Neutrophils will often be phagocytosed themselves by macrophages after digestion of pathogens. PECAM-1 and phosphatidylserine on the cell surface are involved in this process.

Chemotaxis

Neutrophils undergo a process called chemotaxis, which allows them to migrate toward sites of infection or inflammation. Cell surface receptors allow neutrophils to detect chemical gradients of molecules such as interleukin-8 (IL-8), interferon gamma (IFN-gamma), C5a, and Leukotriene B4 which these cells use to direct the path of their migration.

Neutrophils have a variety of specific receptors including complement receptors, cytokine receptors for interleukins and interferon gamma (IFN-gamma), receptors for chemokines, receptors to detect and adhere to endothelium, receptors for leptins and proteins, and Fc receptors for opsonin.[14]

Anti-microbial function

Neutrophil

Being highly motile, neutrophils quickly congregate at a focus of infection, attracted by cytokines expressed by activated endothelium, mast cells, and macrophages. Neutrophils express[15] and release cytokines, which in turn amplify inflammatory reactions by several other cell types.

In addition to recruiting and activating other cells of the immune system, neutrophils play a key role in the front-line defence against invading pathogens. Neutrophils have three strategies for directly attacking micro-organisms: phagocytosis (ingestion), release of soluble anti-microbials (including granule proteins) and generation of neutrophil extracellular traps (NETs).[16]

Phagocytosis

Neutrophils are phagocytes, capable of ingesting microorganisms or particles. For targets to be recognised, they must be coated in opsonins—a process known as antibody opsonization.[11] They can internalize and kill many microbes, each phagocytic event resulting in the formation of a phagosome into which reactive oxygen species and hydrolytic enzymes are secreted. The consumption of oxygen during the generation of reactive oxygen species has been termed the "respiratory burst", although unrelated to respiration or energy production.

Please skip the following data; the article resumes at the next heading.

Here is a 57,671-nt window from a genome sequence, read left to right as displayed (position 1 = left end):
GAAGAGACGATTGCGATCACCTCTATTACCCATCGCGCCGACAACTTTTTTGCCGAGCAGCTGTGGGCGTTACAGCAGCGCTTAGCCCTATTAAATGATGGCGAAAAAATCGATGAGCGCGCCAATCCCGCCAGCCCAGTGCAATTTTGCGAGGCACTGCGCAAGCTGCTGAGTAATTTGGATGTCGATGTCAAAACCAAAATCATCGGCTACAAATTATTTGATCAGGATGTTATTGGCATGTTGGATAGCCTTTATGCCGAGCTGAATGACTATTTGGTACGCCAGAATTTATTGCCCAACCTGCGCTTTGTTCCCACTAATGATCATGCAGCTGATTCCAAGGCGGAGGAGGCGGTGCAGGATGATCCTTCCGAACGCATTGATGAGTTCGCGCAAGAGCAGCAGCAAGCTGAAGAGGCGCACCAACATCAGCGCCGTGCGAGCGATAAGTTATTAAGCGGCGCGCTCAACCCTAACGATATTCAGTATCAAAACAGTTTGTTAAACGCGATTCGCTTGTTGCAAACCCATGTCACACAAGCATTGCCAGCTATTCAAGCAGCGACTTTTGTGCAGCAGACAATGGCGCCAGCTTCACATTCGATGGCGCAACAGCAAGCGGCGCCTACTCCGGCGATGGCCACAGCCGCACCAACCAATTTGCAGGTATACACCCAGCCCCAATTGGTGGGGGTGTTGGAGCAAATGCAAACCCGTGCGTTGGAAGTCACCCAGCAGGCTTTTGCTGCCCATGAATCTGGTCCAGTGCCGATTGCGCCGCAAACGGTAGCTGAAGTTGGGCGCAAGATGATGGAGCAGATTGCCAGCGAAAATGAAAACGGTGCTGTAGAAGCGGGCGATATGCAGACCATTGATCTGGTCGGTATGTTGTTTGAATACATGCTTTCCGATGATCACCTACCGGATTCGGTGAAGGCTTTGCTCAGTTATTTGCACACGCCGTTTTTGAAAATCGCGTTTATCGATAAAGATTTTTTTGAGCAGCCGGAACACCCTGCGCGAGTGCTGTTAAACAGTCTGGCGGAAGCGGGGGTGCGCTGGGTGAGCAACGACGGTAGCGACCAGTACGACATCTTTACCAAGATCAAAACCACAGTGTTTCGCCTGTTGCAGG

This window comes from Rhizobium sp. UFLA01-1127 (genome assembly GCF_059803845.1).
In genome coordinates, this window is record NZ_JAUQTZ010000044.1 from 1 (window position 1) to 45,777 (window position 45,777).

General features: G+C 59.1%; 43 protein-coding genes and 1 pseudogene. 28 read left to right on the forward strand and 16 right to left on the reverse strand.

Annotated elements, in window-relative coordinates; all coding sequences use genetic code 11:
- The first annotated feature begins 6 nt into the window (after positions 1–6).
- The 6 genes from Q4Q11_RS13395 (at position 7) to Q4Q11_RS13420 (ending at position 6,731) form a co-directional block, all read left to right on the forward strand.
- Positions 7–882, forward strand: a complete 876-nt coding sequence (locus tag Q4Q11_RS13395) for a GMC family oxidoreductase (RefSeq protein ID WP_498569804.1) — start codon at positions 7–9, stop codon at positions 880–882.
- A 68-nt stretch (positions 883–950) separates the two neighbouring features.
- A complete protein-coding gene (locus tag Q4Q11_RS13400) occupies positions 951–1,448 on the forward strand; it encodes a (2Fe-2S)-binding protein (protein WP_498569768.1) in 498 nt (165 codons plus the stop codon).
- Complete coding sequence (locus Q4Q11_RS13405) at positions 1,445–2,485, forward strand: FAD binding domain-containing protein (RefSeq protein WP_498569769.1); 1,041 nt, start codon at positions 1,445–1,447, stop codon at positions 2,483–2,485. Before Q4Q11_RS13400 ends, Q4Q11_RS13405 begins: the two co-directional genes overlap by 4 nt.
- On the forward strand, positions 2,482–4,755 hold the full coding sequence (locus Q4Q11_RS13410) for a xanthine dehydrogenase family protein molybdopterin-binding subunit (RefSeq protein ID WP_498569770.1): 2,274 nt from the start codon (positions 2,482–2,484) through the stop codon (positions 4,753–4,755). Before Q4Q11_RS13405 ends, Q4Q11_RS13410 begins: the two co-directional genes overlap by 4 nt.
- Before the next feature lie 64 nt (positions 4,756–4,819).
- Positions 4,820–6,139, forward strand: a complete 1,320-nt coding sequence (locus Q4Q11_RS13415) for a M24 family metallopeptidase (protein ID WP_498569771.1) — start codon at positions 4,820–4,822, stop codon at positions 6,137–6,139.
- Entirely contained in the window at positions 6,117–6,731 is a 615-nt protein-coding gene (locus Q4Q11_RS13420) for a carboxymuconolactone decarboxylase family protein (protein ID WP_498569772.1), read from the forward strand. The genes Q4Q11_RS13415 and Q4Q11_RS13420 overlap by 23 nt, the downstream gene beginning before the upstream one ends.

The respiratory burst involves the activation of the enzyme NADPH oxidase, which produces large quantities of superoxide, a reactive oxygen species. Superoxide dismutates, spontaneously or through catalysis via enzymes known as superoxide dismutases (Cu/ZnSOD and MnSOD), to hydrogen peroxide, which is then converted to hypochlorous acid HClO, by the green heme enzyme myeloperoxidase. It is thought that the bactericidal properties of HClO are enough to kill bacteria phagocytosed by the neutrophil, but this may instead be a step necessary for the activation of proteases.[17]

Degranulation

Neutrophils also release an assortment of proteins in three types of granules by a process called degranulation:

Granule type Protein
specific granules (or "secondary granules") Lactoferrin and Cathelicidin
azurophilic granules (or "primary granules") myeloperoxidase, bactericidal/permeability increasing protein (BPI), Defensins and the serine proteases neutrophil elastase and cathepsin G
tertiary granules cathepsin and gelatinase

Neutrophil Extracellular Traps(NETs)

Brinkmann and colleagues recently described a new striking observation that activation of neutrophils causes the release of web-like structures of DNA; this represents a third mechanism for killing bacteria.[18] These neutrophil extracellular traps (NETs) comprise a web of fibers composed of chromatin and serine proteases that trap and kill microbes extracellularly. It is suggested that NETs provide a high local concentration of antimicrobial components and bind, disarm, and kill microbes independent of phagocytic uptake. In addition to their possible antimicrobial properties, NETs may serve as a physical barrier that prevents further spread of pathogens. Trapping of bacteria may be a particularly important role for NETs in sepsis, where NET are formed within blood vessels.[19] Recently, NETs have been shown to play a role in inflammatory diseases, as NETs could be detected in preeclampsia, a pregnancy related inflammatory disorder in which neutrophils are known to be activated.[20]

Role in disease

Low neutrophil counts are termed neutropenia. This can be congenital (genetic disorder) or it can develop later, as in the case of aplastic anemia or some kinds of leukemia. It can also be a side-effect of medication, most prominently chemotherapy. Neutropenia makes an individual highly susceptible to infections. Neutropenia can be the result of colonization by intracellular neutrophilic parasites.

In alpha 1-antitrypsin deficiency, the important neutrophil enzyme elastase is not adequately inhibited by alpha 1-antitrypsin, leading to excessive tissue damage in the presence of inflammation – most prominently pulmonary emphysema.

In Familial Mediterranean fever (FMF), a mutation in the pyrin (or marenostrin) gene, which is expressed mainly in neutrophil granulocytes, leads to a constitutively active acute phase response and causes attacks of fever, arthralgia, peritonitis, and – eventually – amyloidosis.[21]

Media

[1] Neutrophils display highly directional amoeboid motility in infected footpad and phalanges. Intravital imaging was performed in the footpad path of LysM-eGFP mice 20 min after infection with LM.[22]

Additional images

References